Tuesday, January 16, 2018

[13.06.2017] Forbes: Confronting The Jobless Economy (English)


What will we humans do as artificial intelligence and automation replace us in an ever-wider range of roles? In a world of rapid change, educators, policy makers and parents ask how education must change. What skills will be required for our future? Science and math? Creativity? Emotional intelligence? Empathy?..

Ниже есть продолжение.

...As a professor at Northwestern University, students, alumni and others often seek advice as to what could be next for their professional lives. “On what should I focus my limited time on earth?” Standard guru advice is to ‘find your passion’. True, but typically unhelpful. Passion is an overused word— how many people are “passionate” about selling more widgets? — and few of us seem to have clarity regarding what motivates us to outperform. This can take years to discover and our perspectives change over time.

As technology change destroys traditional roles for human beings — and generates new ones — the question of “what’s next” becomes central for each of us...

...Few roles are beyond risk. Techno-optimists argue that people will simply find new roles. As agricultural technology improved and agricultural employment declined from 60% of the US workforce in 1850 to under 2% by 2000, people found their way to industry. Similarly, people navigated from an industrial to a knowledge economy. The path was not without conflict, but we adapted.

Historical analogies can be misleading. The Industrial Revolution required more hands to operate machinery. The Knowledge Economy required more minds to do cognitive work. With AI and automation, we’ll require fewer of each. What work will be beyond hands and minds?

And this process will happen much faster. Past transitions occurred over generations. According to economic historian Paul David, electrification of manufacturing from the late 19th Century onward took about 40 years from the first central power station to the recognition of significant productivity gains to the economy. Massive Chinese manufacturer Foxconn last year announced it profitably replaced 50,000 jobs with robots. Insurance actuaries — a solidly white collar career — are already at risk. Expect our transition to be more rapid and possibly contentious...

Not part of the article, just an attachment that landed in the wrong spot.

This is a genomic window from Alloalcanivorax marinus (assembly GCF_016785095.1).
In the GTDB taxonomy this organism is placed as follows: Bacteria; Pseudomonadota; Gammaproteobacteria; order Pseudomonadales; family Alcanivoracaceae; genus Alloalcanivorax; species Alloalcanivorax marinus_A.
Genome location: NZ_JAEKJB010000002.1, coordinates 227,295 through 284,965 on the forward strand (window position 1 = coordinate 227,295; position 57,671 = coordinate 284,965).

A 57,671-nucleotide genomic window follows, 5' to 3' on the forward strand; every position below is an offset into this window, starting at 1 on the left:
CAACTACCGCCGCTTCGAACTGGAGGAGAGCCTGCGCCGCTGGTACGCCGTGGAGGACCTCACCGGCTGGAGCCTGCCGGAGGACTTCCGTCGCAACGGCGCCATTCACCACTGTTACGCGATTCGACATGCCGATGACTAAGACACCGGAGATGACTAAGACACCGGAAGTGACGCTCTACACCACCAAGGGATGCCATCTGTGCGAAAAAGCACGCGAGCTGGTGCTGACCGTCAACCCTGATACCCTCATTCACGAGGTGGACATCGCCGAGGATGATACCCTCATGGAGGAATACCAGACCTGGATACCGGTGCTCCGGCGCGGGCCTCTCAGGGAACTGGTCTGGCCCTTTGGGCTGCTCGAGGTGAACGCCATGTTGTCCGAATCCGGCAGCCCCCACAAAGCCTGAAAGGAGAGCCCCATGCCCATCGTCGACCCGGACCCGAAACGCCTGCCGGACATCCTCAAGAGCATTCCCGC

...With support from Facebook founder Mark Zuckerberg and his wife, Priscilla Chan, Summit Public Schools in Silicon Valley has built a technology platform to support personalized learning. In addition to ensuring students address basic concepts, the platform enables students to explore not just how to do things, but what things to do. What inspires them? What challenges will they design, explore and possibly conquer? Summit history teacher Aukeem Ballard explains, “It’s about what the teacher can support the students in aspiring to do through the classroom. How do we give them what they need, step out of their way, and let them do the brilliant work that we know exists in their brain?”

...To what do we aspire? This should be a life-long question. In a world where humans are obviated from more and more roles, everyone will require the ability to discover and define their missions, from near-term objectives to life-long purpose. We must prepare our children — and ourselves — with this capability. We’ll all need it.

Alfred North Whitehead observed, “Society progresses by increasing the number of things we can do without thinking.” Technology enables humanity to accomplish ever more. With such potential, our personal responsibility will become less about how to do things, and much more about what best to do.


No comments:

Post a Comment